Most students in the Ph.D. programs receive financial assistance through a program of scholarships, fellowships, and loans. These are made possible by Dartmouth funds and by federal and private fellowships and traineeships. Dartmouth is an authorized lender under the Federal Stafford Student Loan program. In 2004-05, fellowships for first-year students carried stipends of $1544 per month plus a scholarship covering full tuition. Insofar as is consistent with the duration of individual awards, each student's program of course work, teaching, and research is designed to promote most effectively his or her academic progress without reference to the source of financial support.
The College assists graduate students in arranging for appropriate housing, either in College facilities or in private accommodations in the Hanover area. College-owned apartments are available at various rents for graduate students.
How to Apply / Application
Each program has its own application form, which can be obtained by contacting the individual department. In general, an application requires a completed application, a college transcript, three letters of recommendation, and scores from the General Test of the Graduate Record Examinations. All application materials should be sent directly to the department in which the prospective student wishes to specialize. Particular details, as well as the application packet, can be obtained from each graduate program. Dartmouth College is committed to its policy of nondiscrimination. A statement of this policy and the mechanism for redress of grievances can be found in the College's Affirmative Action Plan. For a copy, interested students should call 603-646-3197.
Multicultural Students / Diversity
Dartmouth has a strong historical record of attracting outstanding students from all segments of American society and abroad. Diversity is important to us for two fundamental reasons.
One is that any institution that prides itself, as we do, on educating the women and men who will assume leadership positions in our society, needs to make absolutely certain that our students represent the diversity of our society and of the world community. We assume this responsibility with enthusiasm.
The second reason has to do with our commitment to the intellectual vibrancy and inquisitiveness that has historically marked all great universities. Dartmouth is stronger today because of diversity. Students and faculty from different backgrounds and experiences help us all to confront and, finally, to understand the complicated richness of the world in which we live. A campus that values difference is one that encourages its members to explore the complexities that are central to intellectual life. - President James Wright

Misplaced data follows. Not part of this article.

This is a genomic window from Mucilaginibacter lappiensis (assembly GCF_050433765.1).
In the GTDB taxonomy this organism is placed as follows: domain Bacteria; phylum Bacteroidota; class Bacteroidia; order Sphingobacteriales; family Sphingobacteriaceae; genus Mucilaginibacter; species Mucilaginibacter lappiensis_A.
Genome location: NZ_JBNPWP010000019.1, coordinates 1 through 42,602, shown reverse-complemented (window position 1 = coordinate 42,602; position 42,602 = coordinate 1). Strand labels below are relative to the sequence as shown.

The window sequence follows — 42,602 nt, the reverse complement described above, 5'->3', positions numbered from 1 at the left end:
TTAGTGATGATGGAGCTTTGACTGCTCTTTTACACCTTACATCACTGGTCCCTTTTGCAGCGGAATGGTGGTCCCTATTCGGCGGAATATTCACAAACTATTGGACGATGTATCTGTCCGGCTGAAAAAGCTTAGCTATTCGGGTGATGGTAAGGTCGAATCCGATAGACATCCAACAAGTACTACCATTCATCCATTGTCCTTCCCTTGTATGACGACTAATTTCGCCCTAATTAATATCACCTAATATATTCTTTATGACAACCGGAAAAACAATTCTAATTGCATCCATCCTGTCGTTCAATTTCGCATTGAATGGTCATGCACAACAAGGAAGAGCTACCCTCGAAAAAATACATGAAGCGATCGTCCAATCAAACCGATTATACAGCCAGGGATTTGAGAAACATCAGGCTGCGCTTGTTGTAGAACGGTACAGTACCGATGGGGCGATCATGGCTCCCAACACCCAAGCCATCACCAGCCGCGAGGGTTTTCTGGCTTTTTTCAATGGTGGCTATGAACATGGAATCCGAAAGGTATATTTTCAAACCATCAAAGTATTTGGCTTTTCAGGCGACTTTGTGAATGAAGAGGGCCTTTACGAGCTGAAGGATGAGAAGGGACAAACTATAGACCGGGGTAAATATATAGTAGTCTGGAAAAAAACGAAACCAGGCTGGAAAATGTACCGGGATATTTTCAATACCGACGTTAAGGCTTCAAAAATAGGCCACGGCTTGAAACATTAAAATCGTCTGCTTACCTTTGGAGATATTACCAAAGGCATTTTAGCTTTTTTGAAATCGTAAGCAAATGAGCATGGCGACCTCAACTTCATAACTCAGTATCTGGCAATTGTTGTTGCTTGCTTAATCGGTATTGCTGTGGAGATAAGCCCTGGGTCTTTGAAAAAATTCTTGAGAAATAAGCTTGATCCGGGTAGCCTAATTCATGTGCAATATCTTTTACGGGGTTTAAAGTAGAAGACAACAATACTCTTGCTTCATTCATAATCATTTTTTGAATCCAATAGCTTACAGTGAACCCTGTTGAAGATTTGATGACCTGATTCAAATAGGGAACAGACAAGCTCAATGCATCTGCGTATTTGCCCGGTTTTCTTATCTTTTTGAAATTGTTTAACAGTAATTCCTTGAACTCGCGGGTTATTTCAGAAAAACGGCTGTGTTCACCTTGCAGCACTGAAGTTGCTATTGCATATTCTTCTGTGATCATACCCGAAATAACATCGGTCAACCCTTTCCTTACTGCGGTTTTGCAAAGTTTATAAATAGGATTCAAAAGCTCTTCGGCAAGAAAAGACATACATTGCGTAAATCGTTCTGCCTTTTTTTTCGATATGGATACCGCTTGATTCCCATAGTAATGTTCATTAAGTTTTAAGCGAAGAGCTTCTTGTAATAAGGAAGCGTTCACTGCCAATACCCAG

Dartmouth's International Office offers a full range of services and programs. Our primary mission is to assist over 1050 international students, faculty, and scholars who study and work at the College. The International Office provides the visa support necessary for our non-immigrant international population to join the Dartmouth community. We also assist internationals in maintaining their legal non-immigrant status once enrolled or working at the College.
Who to Contact
Department of (specify intended major)
Hanover, New Hampshire 03755-3526
Departments and Deans
• Charles K. Barlowe, Dean of Graduate Studies.
• Gary L. Hutchins, Assistant Dean of Graduate Studies.
• Professor Ta Yuan Chang, Dartmouth Medical School, 7200 Vail Building, Room 405 (telephone: 603-650-1622).
• Professor Edward Berger, 6044 Gilman Hall, Room 402 (telephone: 603-646-2142).
• Professor John Winn, 214 Burke Hall (telephone: 603-646-3804).
• Professor John Kopper, B-2 Parker (telephone: 603-646-3281).
• Professor Prasad Jayanti, 6211 Sudikoff Laboratory (telephone: 603-646-1299).
• Professor Xiahong Feng, 6105 Fairchild Hall (telephone: 603-646-1712).
Evaluative Clinical Sciences
• Professor Ann Flood, Dartmouth Medical School, 316 Strasenburgh (telephone: 603-650-1874).
• Professor Jay Dunlap, Dartmouth Medical School, 7400 Remsen Hall, Room 701 (telephone: 603-650-1494).
Master of Arts in Liberal Studies
• Professor Don Pease, 6092 Wentworth Hall, Room 116 (telephone: 603-646-3592).
• Professor Tom Shemanske, 203 Choate House (telephone: 603-646-3179).
Microbiology and Immunology
• Professor William Green, Dartmouth Medical School, 7556 Borwell, Room 603W (telephone: 603-650-8607).
Molecular and Cellular Biology
• Professor Thomas Jack, 7560 Remsen Building, Room 239 (telephone: 603-650-1612).
Pharmacology and Toxicology
• Professor Ethan Dmitrovsky, Dartmouth Medical School, 7650 Remsen Hall, Room 523 (telephone: 603-650-1667).
Physics and Astronomy
• Professor John Thorstensen, Wilder Laboratory, Room 239 (telephone: 603-646-2869).
• Professor Donald Bartlett, Dartmouth Medical School, 7700 Remsen Hall, Room 618 (telephone: 603-646-7723).
Psychological and Brain Sciences
• Professor Todd Heatherton, 353 Moore Hall (telephone: 603-646-3181).
Thayer School of Engineering
• Professor William Lotko, 8000 Cummings Hall, Room 217B (telephone: 603-646-3485).